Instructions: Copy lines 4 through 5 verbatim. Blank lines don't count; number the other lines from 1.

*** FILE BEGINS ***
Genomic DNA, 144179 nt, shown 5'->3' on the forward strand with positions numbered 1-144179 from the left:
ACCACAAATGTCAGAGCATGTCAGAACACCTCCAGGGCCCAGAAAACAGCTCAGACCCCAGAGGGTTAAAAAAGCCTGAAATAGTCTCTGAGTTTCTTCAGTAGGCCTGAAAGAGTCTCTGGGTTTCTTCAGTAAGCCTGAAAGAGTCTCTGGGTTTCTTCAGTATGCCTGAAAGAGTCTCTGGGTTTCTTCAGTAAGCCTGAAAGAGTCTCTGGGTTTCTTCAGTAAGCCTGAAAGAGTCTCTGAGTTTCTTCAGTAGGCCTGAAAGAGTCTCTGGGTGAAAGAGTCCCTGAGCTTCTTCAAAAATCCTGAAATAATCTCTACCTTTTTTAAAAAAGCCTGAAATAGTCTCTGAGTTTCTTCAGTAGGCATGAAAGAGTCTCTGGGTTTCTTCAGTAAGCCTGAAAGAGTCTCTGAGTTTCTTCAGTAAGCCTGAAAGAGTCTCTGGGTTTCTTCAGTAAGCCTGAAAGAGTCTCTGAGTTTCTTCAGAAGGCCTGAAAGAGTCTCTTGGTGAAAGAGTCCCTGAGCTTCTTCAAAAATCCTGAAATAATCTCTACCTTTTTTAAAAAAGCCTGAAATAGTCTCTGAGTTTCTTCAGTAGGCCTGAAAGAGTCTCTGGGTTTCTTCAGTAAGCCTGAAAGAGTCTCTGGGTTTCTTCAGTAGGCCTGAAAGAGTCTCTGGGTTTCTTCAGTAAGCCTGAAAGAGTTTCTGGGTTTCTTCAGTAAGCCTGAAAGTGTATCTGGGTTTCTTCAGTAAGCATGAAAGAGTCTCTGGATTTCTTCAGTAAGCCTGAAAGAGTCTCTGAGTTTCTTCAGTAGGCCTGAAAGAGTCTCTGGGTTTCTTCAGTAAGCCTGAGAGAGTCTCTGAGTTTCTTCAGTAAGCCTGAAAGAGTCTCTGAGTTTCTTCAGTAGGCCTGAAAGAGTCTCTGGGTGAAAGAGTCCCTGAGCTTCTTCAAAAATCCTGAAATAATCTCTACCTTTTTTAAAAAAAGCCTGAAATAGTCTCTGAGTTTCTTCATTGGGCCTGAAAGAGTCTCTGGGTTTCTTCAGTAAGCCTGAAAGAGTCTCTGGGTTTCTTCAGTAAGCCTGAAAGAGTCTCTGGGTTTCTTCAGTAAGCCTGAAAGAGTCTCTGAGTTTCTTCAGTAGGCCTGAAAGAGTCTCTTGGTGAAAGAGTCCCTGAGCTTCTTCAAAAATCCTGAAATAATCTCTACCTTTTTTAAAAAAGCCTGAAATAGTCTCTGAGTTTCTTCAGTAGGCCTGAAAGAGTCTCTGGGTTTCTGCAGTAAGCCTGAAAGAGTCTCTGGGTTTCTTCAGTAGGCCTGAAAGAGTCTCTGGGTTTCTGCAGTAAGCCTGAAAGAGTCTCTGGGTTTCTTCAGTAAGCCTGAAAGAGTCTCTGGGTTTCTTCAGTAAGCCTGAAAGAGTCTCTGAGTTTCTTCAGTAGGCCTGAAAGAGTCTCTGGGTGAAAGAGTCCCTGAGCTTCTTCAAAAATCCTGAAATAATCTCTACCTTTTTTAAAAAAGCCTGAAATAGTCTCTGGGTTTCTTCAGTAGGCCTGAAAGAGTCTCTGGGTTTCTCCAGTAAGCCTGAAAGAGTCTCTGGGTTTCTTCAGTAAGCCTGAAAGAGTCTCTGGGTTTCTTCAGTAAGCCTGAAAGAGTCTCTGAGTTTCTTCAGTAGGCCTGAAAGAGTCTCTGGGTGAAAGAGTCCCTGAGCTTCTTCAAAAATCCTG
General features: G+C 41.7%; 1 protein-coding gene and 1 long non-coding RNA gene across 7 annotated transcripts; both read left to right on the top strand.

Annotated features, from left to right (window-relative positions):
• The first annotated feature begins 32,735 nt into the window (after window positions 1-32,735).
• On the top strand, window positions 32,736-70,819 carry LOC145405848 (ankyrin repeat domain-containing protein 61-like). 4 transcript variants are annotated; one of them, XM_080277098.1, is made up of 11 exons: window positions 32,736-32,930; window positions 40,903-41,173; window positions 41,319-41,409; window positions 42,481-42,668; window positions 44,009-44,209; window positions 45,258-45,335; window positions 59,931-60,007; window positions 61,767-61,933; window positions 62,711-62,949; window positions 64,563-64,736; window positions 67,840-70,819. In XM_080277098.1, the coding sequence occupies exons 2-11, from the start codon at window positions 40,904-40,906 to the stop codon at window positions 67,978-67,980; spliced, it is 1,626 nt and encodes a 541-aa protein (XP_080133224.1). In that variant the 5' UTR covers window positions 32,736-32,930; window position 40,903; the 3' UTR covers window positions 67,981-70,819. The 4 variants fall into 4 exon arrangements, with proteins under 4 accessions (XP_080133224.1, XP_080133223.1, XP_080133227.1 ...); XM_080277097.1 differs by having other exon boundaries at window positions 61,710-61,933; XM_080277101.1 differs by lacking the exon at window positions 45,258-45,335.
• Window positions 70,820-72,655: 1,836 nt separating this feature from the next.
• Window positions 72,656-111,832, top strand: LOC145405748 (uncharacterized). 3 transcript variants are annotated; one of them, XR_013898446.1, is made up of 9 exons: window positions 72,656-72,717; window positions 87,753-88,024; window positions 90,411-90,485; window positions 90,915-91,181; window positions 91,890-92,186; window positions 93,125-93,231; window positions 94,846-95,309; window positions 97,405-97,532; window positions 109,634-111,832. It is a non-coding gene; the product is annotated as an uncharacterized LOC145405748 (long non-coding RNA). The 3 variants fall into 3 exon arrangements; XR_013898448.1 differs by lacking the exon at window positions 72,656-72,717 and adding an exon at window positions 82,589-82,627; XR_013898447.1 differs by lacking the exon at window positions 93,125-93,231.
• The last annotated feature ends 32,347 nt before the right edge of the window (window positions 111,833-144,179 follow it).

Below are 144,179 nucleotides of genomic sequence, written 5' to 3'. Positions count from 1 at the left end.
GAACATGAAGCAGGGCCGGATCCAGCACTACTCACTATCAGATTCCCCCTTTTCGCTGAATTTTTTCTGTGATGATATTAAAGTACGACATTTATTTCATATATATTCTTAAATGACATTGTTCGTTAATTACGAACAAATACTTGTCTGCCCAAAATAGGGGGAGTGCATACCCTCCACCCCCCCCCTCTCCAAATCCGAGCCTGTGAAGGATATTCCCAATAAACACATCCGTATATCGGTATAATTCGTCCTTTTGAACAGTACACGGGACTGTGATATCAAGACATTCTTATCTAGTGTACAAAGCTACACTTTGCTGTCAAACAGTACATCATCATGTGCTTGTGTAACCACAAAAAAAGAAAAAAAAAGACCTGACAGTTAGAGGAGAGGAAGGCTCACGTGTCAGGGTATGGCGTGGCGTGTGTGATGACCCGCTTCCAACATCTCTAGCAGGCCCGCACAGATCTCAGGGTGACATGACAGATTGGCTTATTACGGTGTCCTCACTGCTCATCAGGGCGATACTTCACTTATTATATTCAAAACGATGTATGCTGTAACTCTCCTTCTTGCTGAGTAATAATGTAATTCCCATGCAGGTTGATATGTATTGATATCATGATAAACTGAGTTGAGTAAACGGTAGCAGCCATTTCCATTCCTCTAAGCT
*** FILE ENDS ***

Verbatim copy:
Annotated features, from left to right (window-relative positions):
• The first annotated feature begins 32,735 nt into the window (after window positions 1-32,735).